They’ve saved and planned. They’re at the top of their income scale and are more focused on protecting their retirement funds. They are more likely to know someone close to them who has experienced a long-term care event, so they are more open to the topic.

These clients are likely to be proactive planners with a fair amount of assets. Many are empty nesters with kids who are financially independent.

Your clients need to know that you are available to help them create an LTC plan — before they go elsewhere.

When approaching these clients, talk about the need to be proactive. Underwriting should still be relatively smooth, but it’s important to lock in pricing before their health starts to change. Plan to have more than one appointment with them and use a strategic approach.

Clients in Their 60s

Being in your 60s brings a different mindset, usually focused on retirement income and leaving a legacy.

Start by talking to clients that have enough assets to fund a long-term care plan without invading their retirement income. These higher-net-worth clients have acquired assets that might be sitting on the sidelines, and their needs have shifted from income protection to the need for a long-term care plan.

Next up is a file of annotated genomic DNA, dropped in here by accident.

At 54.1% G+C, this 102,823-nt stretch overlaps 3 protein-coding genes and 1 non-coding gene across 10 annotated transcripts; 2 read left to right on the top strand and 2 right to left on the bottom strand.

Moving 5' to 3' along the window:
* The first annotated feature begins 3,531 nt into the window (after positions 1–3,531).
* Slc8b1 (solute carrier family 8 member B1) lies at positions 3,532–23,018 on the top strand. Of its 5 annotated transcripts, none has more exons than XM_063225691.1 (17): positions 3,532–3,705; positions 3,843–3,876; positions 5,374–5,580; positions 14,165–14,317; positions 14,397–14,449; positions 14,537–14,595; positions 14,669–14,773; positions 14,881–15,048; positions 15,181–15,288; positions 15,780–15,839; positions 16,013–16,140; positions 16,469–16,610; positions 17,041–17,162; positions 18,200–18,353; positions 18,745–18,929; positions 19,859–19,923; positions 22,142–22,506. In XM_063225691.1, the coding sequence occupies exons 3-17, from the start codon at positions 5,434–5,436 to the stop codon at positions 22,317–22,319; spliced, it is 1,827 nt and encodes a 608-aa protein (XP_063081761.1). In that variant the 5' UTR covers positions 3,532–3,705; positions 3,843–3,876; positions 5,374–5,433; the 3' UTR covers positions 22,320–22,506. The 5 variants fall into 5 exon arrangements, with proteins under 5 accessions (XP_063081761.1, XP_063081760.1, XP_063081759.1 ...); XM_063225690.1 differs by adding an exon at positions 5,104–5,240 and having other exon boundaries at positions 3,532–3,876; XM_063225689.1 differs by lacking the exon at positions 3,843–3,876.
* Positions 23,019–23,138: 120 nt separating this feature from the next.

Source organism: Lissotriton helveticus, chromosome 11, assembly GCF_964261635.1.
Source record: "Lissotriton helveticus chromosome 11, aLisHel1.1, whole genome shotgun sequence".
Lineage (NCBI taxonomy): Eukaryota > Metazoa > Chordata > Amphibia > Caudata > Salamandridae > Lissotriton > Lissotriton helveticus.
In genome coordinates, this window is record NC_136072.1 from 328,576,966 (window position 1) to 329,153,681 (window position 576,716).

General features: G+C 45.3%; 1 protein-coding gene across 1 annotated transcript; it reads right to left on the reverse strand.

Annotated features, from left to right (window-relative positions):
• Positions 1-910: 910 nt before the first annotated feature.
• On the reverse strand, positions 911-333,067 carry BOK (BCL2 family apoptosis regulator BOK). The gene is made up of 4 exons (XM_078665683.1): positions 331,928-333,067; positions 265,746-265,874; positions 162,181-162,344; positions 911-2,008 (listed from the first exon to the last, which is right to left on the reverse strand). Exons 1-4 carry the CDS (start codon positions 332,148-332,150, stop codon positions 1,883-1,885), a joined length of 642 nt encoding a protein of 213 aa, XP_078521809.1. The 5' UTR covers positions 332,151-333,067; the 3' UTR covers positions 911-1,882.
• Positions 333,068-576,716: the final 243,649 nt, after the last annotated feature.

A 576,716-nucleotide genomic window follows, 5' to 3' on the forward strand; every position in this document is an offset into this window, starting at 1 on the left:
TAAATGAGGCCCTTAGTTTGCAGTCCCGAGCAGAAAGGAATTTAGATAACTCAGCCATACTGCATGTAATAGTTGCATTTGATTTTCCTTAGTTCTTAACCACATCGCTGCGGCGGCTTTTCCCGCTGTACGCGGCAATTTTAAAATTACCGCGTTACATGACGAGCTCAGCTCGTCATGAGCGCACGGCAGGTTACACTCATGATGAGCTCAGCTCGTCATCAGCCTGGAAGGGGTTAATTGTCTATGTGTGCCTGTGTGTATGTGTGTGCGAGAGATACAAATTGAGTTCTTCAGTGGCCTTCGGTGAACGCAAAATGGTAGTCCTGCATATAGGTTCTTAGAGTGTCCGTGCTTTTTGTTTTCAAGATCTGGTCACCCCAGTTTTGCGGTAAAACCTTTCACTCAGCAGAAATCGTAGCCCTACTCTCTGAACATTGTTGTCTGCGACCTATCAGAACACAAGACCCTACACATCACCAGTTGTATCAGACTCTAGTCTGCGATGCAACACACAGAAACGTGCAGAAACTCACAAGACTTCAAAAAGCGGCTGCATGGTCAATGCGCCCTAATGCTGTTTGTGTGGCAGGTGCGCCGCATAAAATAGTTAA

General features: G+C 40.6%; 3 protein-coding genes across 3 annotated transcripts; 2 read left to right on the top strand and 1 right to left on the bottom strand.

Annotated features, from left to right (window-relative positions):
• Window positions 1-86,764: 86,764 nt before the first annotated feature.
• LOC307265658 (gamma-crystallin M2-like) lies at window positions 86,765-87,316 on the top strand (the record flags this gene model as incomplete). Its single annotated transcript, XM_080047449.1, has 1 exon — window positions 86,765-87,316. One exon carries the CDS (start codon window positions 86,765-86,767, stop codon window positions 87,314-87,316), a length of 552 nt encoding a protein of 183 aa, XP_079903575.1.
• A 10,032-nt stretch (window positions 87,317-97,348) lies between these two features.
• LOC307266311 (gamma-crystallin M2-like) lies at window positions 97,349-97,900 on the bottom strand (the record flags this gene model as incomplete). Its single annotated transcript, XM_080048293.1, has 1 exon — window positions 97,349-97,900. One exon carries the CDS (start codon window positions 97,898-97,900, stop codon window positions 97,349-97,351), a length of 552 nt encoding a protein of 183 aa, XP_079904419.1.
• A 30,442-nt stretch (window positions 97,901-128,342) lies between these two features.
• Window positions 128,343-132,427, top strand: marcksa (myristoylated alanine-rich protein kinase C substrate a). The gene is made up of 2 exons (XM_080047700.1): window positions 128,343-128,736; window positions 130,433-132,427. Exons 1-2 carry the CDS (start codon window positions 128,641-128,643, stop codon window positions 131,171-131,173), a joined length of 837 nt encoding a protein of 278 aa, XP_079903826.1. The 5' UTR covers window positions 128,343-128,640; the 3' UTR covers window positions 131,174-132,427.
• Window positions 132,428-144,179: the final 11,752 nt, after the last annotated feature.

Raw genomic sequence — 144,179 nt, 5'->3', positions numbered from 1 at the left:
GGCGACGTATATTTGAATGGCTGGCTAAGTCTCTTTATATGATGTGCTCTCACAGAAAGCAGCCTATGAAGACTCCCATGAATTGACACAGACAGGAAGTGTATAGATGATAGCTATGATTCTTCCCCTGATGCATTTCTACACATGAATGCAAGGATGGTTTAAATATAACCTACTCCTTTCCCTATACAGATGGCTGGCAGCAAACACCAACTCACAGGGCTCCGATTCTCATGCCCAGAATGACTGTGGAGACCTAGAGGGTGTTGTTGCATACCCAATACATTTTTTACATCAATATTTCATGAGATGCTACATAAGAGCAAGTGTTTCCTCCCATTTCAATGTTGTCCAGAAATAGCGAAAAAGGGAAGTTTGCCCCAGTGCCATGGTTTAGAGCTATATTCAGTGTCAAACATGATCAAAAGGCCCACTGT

Look for clients who are relatively healthy and who have idle assets earmarked for an “emergency.”

Long-term care is already on their minds, as they have almost certainly experienced an event first-hand. Talk to them about repositioning their assets to cover a potential need. The conversation is about how they are protecting their family, not about nuances between plans.

It’s also about getting them to act before they need extended care. Let them know you can help reposition idle assets to cover a possible long-term care need and possibly leave a legacy for their grandchildren.

A Note on Self-funding

In each of these age groups, you’ll find high-net-worth clients — clients who are considering self-funding a long-term care event. But just because they can pay for the cost of care, doesn’t necessarily mean that’s the best strategy. Don’t just assume that self-funding is the way to go. Instead, ask them if they’re open to creating tax-free leverage so they don’t have to pay full price for an extended healthcare event.

Try focusing on the emotional aspect of the sale — family, relationships and avoiding the burden of being a caregiver. It’s much more than a financial decision.

Business Owners